Of course phone conversations (and even better, in-person interviews) have advantages that e-mail or blog communication can’t match. If you’re writing a lengthy profile of someone, you want to sit down with your subject, for all the reasons John cites. But most stories involve lassoing lots of comment from lots of people. Vogelstein is profiling Mike Arrington; he wants thoughts, no doubt, from a long list of bloggers. He’s looking for quotes, not trying to capture an interviewee’s soul. And he’s saying, I don’t do email interviews. That, to me, is crazy, because, as I said, some portion of the people you want to talk to don’t want to talk to you — they’ve been burned. You can say, too bad, forget it, or you can adapt, and work with the strengths and weaknesses of an e-mail or on-blog interview.
Sure, sometimes you’ll get stiff responses or prefabricated spin. I just don’t see that it’s so much easier to provide the prefab response in email than it is on the phone. The well-trained guarded interviewee will know what to say and when to shut up whether he’s talking or typing; the loose cannon will blow whatever the medium.
John concludes with this:
I rely on great reporters to not only accurately convey what they have been told, but to filter out the noise and present me with the most important things, and often to analyze that and/or give me their interpretation. You write about filtering parts of the conversation as if such efforts are part of a conspiracy to keep the reader in the dark. Rather, it’s a way to focus the light on what is truly important.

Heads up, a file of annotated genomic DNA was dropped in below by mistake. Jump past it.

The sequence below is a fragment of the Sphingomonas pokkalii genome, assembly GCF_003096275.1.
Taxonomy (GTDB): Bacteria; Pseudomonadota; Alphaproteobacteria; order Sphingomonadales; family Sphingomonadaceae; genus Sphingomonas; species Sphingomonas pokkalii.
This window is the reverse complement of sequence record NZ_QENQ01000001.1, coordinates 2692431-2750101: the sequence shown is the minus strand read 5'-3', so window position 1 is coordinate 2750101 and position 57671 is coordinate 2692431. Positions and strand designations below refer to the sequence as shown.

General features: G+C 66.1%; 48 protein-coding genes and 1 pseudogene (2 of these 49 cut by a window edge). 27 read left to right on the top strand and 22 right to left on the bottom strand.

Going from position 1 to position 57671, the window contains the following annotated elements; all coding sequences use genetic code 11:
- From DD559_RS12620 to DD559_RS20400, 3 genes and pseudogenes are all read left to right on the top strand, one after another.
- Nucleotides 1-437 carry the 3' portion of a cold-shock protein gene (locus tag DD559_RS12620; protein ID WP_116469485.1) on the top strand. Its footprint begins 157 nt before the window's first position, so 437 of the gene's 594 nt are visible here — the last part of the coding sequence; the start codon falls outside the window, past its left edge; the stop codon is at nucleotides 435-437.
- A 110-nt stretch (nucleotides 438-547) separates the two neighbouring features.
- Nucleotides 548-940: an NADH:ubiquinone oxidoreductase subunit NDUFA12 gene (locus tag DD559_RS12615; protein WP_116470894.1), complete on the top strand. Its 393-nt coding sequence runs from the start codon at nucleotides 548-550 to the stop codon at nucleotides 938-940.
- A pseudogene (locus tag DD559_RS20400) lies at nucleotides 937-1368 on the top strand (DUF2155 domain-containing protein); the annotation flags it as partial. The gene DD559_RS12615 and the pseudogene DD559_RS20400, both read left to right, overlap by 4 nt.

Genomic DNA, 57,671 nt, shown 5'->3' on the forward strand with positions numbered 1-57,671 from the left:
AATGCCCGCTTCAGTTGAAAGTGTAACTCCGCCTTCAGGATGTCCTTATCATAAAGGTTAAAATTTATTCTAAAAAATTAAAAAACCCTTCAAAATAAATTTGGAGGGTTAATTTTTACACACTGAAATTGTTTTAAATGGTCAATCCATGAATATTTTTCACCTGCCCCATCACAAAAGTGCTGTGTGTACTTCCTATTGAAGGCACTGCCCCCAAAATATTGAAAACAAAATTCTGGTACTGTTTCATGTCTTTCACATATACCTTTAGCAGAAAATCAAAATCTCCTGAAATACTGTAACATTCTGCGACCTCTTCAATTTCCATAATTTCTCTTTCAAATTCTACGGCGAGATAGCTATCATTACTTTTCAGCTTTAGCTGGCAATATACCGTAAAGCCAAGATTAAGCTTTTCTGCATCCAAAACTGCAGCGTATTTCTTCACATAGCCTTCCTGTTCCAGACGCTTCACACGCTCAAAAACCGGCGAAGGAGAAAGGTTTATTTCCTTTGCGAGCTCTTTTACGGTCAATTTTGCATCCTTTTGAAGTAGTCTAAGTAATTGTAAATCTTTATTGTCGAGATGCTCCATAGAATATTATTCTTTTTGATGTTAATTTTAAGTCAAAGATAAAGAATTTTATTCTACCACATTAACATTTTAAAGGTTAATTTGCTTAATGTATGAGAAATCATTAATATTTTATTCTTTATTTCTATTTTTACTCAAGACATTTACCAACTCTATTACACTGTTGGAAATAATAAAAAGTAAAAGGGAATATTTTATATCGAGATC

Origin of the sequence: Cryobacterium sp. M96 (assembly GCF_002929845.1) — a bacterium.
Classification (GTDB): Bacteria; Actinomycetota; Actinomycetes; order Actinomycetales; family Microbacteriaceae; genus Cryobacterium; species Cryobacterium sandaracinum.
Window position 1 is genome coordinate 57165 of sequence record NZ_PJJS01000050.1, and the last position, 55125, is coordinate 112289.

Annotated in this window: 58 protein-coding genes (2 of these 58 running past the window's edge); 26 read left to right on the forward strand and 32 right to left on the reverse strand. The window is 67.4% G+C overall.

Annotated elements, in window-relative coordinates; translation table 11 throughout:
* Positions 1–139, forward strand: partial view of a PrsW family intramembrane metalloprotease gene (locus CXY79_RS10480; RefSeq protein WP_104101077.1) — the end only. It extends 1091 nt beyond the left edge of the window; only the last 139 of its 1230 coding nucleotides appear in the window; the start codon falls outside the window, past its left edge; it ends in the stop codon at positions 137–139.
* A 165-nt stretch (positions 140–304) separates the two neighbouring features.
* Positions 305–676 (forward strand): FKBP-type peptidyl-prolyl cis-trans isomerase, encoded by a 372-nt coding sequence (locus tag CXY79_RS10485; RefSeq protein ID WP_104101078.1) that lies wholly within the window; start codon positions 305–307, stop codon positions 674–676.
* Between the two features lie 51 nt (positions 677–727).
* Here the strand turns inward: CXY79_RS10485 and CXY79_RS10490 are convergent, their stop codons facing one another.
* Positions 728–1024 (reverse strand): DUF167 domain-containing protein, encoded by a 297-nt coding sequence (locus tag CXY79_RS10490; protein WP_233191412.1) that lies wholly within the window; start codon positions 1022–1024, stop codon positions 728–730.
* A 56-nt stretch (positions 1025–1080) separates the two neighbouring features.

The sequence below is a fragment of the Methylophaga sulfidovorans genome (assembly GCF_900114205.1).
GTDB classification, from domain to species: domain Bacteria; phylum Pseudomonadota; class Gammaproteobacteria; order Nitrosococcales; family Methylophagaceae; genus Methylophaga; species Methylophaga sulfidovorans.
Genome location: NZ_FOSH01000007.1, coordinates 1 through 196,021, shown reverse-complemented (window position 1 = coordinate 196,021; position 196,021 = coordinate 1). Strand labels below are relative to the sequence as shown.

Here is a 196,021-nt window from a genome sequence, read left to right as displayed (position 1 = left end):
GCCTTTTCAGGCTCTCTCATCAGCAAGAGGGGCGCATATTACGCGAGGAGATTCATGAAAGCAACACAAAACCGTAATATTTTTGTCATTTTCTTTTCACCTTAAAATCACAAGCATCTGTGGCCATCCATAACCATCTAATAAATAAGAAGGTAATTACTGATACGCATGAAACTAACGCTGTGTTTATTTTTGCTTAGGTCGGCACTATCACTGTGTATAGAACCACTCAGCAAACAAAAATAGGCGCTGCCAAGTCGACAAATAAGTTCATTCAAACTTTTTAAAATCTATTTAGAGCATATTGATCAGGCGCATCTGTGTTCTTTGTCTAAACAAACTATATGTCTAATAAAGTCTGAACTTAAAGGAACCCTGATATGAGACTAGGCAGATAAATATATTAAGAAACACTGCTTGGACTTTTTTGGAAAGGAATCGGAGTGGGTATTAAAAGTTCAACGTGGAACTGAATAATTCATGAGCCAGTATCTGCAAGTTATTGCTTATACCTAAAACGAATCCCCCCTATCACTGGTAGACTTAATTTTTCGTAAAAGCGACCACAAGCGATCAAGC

I agree, but there’s one word that renders the whole statement largely irrelevant. “Great” reporters are rare — this is, as they say in the software world, an “edge case.” When one gets a random phone call from a random reporter, am I going to assume I’m in the presence of greatness? Or am I going to assume that, like each of the last half-dozen people who’ve written about me or my company, they’re likely to get something important wrong?
Filtering is part of the journalist’s job, of course. The bit about transparency that Winer and Jarvis and others keep harping on is this: If you write your story, but also expose the source material — either by posting full interview transcripts yourself or because the dialogue happened on public blogs — then the interested reader can go back and review your filtering. (Just as anyone reading this can look at John’s comment, or follow all the previous links in this story, and see if I’m fairly representing the issues.) Any good reporter should welcome that.
That’s the value here. It’s something you gain when you move from phone interview mode to email/blog mode. Does that gain outweigh the loss of color and immediacy and so on? Not always — but, I think, a lot more often than the newsroom gospel would have it.
[tags]journalism, interviews, fred vogelstein, dave winer, jason calacanis[/tags]
There are no revisions for this post.